Thursday, July 23, 2009

Sony Bravia Advertising Campaign

Recently I came across another great advertising campaign. I'm not sure why I enjoy advertising so much, especially since I hate literally 90% of commercials out there. And usually if I like a commercial, it's because it was funny and maybe had nothing to do with the product being sold. Rarely do I enjoy a commercial that tries to be serious or "artsy." Sony Bravia somehow made this work.

I've thought a bit about why it works, and I'm still not entirely sure. I have no background in psychology or advertising, but there's probably some theory or popular template and these commercials follow or something.

I do know that I like the "improv everywhere" sort of feel to them. They take a place that is ordinary and familiar and do something extraordinary with it. It's like they play off our desire for things to be new and exciting. Like when you're a kid and everything you learn is amazing and entertaining, but somehow we get old and forget how to play. That's seriously what these commercials feel like.

Anyways, enough babbling, enjoy a few rare memorable commercials. I've only embedded three of my favorites, although there are a few more. The bouncy ball one is the best. I swear miles of rolling hills and thousands of bouncy balls would be like heaven to me. Great song choices in these too, by the way.

New York with Clay Bunnies

Glasgow with Paint

San Francisco with Bouncing Balls

More Sony Bravia Commercials and Behind the Scenes Stuff:

India with Dominoes

Pyramids with Spools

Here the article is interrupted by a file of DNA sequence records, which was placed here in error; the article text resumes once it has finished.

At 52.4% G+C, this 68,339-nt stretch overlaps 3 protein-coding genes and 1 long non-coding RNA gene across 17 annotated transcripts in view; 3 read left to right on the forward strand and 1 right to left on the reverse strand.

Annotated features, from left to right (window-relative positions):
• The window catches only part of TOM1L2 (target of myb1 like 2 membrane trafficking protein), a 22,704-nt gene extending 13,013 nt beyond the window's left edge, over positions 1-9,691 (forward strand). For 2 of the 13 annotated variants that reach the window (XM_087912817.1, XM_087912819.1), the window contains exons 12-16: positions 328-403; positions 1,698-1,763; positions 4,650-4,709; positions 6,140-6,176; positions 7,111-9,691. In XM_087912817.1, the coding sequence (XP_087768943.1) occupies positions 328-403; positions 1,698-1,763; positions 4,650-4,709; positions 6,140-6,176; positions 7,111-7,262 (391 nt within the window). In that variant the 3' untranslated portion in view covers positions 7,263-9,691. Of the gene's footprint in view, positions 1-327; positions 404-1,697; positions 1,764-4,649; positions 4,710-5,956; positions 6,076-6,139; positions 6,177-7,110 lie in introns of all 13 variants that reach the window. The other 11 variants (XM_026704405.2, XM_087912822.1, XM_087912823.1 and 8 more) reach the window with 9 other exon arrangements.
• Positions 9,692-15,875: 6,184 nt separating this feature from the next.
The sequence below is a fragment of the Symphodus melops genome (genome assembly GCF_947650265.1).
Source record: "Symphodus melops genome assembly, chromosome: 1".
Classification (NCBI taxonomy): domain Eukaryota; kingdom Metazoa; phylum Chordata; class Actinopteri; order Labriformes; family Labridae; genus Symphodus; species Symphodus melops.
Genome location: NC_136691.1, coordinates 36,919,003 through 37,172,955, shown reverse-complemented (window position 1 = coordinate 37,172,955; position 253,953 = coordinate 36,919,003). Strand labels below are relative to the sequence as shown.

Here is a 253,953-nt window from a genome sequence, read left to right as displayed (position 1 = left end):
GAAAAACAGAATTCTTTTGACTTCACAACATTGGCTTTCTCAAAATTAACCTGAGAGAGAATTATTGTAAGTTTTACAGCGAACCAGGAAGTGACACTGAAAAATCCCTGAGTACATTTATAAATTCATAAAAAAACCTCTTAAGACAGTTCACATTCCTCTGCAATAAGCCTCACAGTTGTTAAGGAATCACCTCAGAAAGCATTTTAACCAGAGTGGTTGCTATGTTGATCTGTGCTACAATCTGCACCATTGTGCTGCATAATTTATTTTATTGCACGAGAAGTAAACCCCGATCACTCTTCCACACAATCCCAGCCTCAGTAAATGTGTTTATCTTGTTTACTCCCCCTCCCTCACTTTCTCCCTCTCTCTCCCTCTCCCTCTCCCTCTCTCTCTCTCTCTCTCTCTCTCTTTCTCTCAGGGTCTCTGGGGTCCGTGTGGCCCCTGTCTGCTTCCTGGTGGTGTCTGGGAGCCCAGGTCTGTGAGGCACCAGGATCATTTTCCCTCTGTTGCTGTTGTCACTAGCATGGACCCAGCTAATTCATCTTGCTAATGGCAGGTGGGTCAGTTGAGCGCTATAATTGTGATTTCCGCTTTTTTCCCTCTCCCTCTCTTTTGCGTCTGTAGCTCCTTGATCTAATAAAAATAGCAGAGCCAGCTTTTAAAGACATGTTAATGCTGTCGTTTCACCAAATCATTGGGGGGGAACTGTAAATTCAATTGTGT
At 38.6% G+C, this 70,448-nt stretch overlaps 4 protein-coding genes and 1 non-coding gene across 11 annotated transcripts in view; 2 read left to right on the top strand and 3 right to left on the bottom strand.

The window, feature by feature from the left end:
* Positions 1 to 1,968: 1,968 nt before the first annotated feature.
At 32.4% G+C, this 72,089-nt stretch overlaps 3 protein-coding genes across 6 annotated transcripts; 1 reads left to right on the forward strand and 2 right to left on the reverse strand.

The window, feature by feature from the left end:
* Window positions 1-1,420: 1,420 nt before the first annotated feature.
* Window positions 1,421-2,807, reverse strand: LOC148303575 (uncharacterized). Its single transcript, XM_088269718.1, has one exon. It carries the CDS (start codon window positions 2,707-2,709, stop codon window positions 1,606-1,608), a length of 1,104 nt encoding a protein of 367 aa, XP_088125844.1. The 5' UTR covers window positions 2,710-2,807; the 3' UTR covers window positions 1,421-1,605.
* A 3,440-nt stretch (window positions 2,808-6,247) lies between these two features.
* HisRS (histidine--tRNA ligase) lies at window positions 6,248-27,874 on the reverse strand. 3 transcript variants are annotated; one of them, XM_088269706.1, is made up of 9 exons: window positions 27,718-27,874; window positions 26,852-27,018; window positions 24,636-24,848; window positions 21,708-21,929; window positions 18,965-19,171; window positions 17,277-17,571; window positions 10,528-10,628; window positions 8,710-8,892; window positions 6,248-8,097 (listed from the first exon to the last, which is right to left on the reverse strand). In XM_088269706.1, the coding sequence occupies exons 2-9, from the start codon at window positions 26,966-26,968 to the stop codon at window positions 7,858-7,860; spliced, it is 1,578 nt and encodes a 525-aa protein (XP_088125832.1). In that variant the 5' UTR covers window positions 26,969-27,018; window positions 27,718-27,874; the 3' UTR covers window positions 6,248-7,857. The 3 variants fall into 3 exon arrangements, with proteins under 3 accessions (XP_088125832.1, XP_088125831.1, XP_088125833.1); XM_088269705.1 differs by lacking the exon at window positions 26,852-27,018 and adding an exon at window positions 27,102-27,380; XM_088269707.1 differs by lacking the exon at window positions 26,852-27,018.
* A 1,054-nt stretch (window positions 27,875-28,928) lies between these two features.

The Making of Bouncy Balls

The Making of Glasgow Paint

The Making of Clay Bunnies


Brian said...

Those look like a little bit older TVs. How did I miss that awesome advertising campaign? They must have been only in the UK or something.

I noticed in all three videos you posted there is a shot with something coming out of a gutter spout. I guess they're paint cannons in the second video but I thought they were gutter spouts at first.

Arthur said...

Dude, I said the same thing. These videos are at least two years old and I never saw the commercials. You'd think with the NY and San Fran ones they'd be aired heavily in the US, but I guess not?

Also, one of my favorite shots in the bouncy ball one is that frog coming out of the gutter and I was hoping the behind the scenes would tell if they set that up. They had to have set that up. I freaking love bouncy balls.

Brian said...

Bouncy balls are a conundrum. To get maximum enjoyment out of them you must bounce them as high as you can, but to bounce them as high as you can increases the risk that you will lose them.

I watched the behind the scenes of the bouncy ball one and they showed that shot of the frog halfway through but they never mentioned if they set it up or not. I want to believe it naturally happened that way. If it did I can just see the directors cheering and high-fiving each other when they watched the tape back.

Brian said...

crap i just noticed you have a checkbox that emails follow-up comments to me that i've never noticed before on your blog. i'm only writing this comment so i can check that box, and from henceforth i will make sure i check the box. such a genius box to check. who wants to keep visiting all the blog posts they've commented on to check for follow-up comments?

Arthur said...

Wow, never knew I had that checkbox thing either. That's amazingly convenient. Glad they thought of it.

And, with bouncy balls, they're like one of the few things you can buy for like 25 cents where you know you're gonna get at least five times your money's worth of pleasure out of it. Those and maybe a box of snap-n-pops. And a new pair of socks.

Brian said...

and 20q. i still don't believe you that it got "a mummy without the wrapping". i actually tried that one last night and it guessed "a ninja". remember when it got "the crest of a wave", "a bottle of Pepsi", "war", "the universe", "everything", "nothing", and "a waterfall"? crazy.

Anonymous said...

Those of you who were wondering about the frog jumping out... It wasn't set up. It was a piece of footage that was realised later in the editing process and was utilised as it was highly unusual, a discretion on the director's part.

Arthur said...

Anonymous- That's crazy. Very fortunate that the camera caught it. That's one of the coolest parts. Smart director too, btw.